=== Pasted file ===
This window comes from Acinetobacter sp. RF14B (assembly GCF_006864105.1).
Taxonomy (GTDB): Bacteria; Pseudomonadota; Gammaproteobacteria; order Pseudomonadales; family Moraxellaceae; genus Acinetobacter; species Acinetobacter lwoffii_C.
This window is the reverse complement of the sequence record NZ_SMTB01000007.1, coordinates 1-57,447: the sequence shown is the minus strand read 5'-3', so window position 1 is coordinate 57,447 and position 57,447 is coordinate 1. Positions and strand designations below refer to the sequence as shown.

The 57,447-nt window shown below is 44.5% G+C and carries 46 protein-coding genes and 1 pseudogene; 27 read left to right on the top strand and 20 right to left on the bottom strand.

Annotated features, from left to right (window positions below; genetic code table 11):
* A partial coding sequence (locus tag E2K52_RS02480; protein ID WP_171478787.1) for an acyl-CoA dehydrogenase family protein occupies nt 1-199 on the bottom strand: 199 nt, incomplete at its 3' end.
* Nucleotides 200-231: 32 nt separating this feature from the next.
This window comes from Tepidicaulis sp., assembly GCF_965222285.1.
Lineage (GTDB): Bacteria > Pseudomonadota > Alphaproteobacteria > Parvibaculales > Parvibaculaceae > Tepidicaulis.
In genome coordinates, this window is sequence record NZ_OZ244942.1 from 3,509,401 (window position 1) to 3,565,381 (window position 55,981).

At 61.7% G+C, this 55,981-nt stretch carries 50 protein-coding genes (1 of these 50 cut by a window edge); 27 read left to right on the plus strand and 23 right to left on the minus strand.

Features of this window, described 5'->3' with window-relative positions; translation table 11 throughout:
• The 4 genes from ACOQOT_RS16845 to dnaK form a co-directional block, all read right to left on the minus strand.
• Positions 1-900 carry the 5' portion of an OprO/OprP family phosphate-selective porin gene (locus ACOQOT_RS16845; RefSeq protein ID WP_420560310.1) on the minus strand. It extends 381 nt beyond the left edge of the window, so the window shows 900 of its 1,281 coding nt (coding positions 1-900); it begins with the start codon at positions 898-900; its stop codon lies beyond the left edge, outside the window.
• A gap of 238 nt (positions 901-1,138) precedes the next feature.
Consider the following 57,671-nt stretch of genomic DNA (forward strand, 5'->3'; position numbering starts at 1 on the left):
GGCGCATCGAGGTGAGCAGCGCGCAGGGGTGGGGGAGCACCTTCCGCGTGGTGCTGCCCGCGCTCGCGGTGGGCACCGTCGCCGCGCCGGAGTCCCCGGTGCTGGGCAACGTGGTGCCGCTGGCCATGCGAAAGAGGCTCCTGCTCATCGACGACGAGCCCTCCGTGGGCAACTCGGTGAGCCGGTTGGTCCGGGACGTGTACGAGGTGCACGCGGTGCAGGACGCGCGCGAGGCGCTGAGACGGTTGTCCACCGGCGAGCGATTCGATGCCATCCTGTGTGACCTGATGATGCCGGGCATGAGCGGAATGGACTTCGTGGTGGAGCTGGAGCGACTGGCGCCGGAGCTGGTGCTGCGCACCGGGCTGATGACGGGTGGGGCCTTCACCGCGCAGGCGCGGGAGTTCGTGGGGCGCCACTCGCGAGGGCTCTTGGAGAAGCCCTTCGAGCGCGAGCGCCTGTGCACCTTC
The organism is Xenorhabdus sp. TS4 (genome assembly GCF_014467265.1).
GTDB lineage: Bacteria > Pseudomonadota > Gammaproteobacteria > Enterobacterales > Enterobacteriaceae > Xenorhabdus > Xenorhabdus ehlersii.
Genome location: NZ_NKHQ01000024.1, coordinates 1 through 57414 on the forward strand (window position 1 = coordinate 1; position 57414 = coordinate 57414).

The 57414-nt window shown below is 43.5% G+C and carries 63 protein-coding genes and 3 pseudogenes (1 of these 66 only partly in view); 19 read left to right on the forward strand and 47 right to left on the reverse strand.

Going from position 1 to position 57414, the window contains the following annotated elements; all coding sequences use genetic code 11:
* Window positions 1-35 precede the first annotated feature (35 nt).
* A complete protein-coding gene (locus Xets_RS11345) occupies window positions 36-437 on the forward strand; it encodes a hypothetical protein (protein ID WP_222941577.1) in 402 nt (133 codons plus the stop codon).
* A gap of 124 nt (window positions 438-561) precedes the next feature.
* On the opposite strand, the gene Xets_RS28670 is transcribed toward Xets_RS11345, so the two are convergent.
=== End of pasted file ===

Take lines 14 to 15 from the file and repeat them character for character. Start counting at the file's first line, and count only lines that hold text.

• Positions 1-900 carry the 5' portion of an OprO/OprP family phosphate-selective porin gene (locus ACOQOT_RS16845; RefSeq protein ID WP_420560310.1) on the minus strand. It extends 381 nt beyond the left edge of the window, so the window shows 900 of its 1,281 coding nt (coding positions 1-900); it begins with the start codon at positions 898-900; its stop codon lies beyond the left edge, outside the window.
• A gap of 238 nt (positions 901-1,138) precedes the next feature.